Playing with Dolls
Formulating various futures doesn’t mean getting a group of people together and coming up with a bunch of ideas. My old professor had suggested that I be cautious about embracing the same decision-making processes that those in the design professions tended to utilize. He described an impermanent process where people think of neat things to do until – for some mysterious reason – they choose one thing that seems better than the others; like putting clothes on a doll, or various colors of windows in a building, until you get something pleasing. That is what he meant by playing with paper dolls, or what is referred to in today’s world as the Barbie Doll Syndrome.
For the record, this process shouldn’t be totally discounted. It is a wonderful practice not unlike the methods that some use in creating music and art. It is an important trait of human endeavor, part of the creative process that most developers, planners and architects utilize. It’s fun! I know, because that’s partly what I do for a living: Creating wonderful spaces where people want to live, work and play; spaces which enlighten our souls, elevate our minds, and enrich our very being. I am glad there is demand for these applications. But they don’t address the underlying basis as to why our communities developed as they have, and how they should physically evolve in the future.
The syndrome goes something like this . . . A developer, or a community, sees a parcel of land, or maybe an area that they think should be “developed or redeveloped.” They think of ways it could be utilized. The operable phrase then becomes; “Wouldn’t it be neat if . . .” Maybe a business district, maybe a residential area, maybe an entertainment district, or maybe a combination. Let’s try some different shoes on this doll. Maybe we copy what someone did in San Francisco or Walla Walla, or maybe we do something based on what the community zoning map dictates. What would it look like if we put a polka-dot dress on with red shoes and a beret? Maybe we can try a different outfit, this time with slacks and a moo-moo. Is one better than another?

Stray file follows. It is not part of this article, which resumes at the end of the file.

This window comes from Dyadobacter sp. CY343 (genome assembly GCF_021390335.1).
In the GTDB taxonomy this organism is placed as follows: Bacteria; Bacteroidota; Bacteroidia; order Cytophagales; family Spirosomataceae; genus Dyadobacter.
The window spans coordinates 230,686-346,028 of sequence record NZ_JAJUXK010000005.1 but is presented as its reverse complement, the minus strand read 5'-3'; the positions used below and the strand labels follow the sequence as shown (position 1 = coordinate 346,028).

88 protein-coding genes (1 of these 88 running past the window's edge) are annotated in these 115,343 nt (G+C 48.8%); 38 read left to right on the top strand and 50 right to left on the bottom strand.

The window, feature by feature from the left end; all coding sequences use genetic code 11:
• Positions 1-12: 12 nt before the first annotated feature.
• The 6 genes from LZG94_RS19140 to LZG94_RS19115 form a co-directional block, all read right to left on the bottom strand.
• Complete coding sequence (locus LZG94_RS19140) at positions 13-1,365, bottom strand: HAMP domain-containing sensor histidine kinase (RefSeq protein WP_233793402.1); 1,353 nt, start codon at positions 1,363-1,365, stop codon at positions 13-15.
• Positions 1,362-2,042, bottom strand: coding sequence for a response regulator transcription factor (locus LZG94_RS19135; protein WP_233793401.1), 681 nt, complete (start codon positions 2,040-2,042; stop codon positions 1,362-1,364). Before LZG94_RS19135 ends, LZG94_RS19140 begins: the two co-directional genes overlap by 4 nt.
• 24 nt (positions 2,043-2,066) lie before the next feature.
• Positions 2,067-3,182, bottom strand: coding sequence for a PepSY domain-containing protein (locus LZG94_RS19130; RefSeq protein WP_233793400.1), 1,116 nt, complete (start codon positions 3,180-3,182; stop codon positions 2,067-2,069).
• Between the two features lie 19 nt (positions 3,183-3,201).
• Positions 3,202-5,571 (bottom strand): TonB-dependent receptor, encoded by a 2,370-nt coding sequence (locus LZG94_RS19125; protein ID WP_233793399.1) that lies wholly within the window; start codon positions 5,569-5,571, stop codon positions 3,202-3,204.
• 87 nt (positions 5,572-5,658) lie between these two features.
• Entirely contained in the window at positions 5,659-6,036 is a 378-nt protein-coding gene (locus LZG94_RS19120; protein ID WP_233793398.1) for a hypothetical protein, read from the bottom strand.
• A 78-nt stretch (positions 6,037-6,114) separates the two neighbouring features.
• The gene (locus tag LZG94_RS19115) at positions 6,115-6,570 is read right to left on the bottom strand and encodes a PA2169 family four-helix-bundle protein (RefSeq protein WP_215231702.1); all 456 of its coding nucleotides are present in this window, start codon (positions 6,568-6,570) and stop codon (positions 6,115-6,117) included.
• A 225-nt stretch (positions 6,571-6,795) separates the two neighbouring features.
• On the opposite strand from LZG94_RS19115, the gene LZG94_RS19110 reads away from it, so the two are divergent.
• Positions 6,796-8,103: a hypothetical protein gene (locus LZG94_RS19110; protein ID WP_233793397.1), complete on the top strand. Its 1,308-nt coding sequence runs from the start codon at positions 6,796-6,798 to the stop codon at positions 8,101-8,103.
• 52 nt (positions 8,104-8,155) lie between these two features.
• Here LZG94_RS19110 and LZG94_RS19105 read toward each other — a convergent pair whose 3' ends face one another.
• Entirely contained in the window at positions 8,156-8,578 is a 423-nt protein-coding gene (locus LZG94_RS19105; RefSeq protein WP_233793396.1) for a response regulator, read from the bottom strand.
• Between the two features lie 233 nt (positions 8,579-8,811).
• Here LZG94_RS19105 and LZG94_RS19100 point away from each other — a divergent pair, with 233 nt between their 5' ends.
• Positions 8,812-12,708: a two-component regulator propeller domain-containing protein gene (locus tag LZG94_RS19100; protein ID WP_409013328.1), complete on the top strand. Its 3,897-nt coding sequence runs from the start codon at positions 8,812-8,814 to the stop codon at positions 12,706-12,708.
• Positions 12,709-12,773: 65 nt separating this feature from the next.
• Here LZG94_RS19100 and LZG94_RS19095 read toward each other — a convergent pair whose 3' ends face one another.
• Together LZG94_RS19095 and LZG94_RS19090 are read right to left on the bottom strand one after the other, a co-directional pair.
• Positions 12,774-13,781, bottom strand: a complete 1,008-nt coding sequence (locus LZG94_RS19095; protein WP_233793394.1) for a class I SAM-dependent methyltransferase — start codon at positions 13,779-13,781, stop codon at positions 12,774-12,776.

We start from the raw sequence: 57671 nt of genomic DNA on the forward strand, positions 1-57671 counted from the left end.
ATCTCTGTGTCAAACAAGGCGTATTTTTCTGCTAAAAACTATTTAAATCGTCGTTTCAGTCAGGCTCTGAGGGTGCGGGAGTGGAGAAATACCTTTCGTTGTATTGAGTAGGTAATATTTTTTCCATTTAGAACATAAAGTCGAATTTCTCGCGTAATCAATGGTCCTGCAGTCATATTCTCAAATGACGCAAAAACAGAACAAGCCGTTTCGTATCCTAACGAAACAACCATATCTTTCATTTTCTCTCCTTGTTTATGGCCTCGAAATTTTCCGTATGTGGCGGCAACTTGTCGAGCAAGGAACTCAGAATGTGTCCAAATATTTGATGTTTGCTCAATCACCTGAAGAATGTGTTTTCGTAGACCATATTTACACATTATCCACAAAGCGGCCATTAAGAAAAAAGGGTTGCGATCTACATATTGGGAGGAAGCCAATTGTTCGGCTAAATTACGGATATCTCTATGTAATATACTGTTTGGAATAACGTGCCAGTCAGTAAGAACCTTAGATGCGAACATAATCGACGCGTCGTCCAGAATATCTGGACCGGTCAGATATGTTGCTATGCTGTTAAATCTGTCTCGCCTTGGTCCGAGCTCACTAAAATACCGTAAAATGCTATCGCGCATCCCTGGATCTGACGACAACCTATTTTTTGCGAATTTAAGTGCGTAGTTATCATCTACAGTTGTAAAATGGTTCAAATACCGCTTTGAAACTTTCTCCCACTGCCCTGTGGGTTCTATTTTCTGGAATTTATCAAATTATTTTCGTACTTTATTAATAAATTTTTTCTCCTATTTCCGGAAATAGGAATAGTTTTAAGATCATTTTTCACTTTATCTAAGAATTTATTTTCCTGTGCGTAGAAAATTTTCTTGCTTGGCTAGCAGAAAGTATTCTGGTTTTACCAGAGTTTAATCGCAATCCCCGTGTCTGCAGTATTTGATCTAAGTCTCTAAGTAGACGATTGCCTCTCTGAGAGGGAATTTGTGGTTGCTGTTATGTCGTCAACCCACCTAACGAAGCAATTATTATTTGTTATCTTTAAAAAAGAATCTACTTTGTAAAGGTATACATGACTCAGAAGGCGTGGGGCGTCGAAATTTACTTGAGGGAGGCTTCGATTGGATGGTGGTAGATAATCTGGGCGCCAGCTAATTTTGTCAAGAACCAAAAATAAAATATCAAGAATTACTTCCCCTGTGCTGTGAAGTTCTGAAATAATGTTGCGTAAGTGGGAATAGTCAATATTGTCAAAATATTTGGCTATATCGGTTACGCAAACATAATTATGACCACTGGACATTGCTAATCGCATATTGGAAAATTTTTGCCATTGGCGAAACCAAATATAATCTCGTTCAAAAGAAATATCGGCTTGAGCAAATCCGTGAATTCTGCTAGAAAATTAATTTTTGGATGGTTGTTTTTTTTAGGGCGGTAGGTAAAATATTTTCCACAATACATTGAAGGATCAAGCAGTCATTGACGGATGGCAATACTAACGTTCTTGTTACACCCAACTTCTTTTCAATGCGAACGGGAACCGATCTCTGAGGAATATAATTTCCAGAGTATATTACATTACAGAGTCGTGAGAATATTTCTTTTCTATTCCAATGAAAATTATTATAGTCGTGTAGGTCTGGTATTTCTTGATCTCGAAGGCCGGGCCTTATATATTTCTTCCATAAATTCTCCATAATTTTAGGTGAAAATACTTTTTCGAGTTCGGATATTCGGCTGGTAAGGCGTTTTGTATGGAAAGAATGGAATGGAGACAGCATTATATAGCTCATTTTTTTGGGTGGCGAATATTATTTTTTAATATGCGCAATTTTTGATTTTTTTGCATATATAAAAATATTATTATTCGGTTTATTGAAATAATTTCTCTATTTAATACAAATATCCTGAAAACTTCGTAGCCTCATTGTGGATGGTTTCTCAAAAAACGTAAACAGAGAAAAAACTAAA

Under this method of trial and error, changing the clothes on the doll or the parameters of the development may be better or it may be worse. It may be dependent upon what needs to be accomplished. But for the most part this process, in the early stages of a development, is based on the whims of the participants. Under this Barbie Doll Syndrome we become compliant and acquiescent to history. We don’t create our future, because we aren’t aware that we are selecting one. We become bystanders to history, not the creators of history. I personally don’t find this to be a good way to select a future best suited for a community, or for a real-estate development that can dramatically impact a community.
Facts About Creativity, Product Creators, and Land Use
When developing your community (or redeveloping a marine stadium), there are a couple of basic facts we need to reflect on as we consider the past, and look into the future. First, the arts wouldn’t exist if there wasn’t a real need for human expression, as well as a real substantive human demand for what we create. And second, creativity is the foundation of a 3rd wave (post-industrial) economy.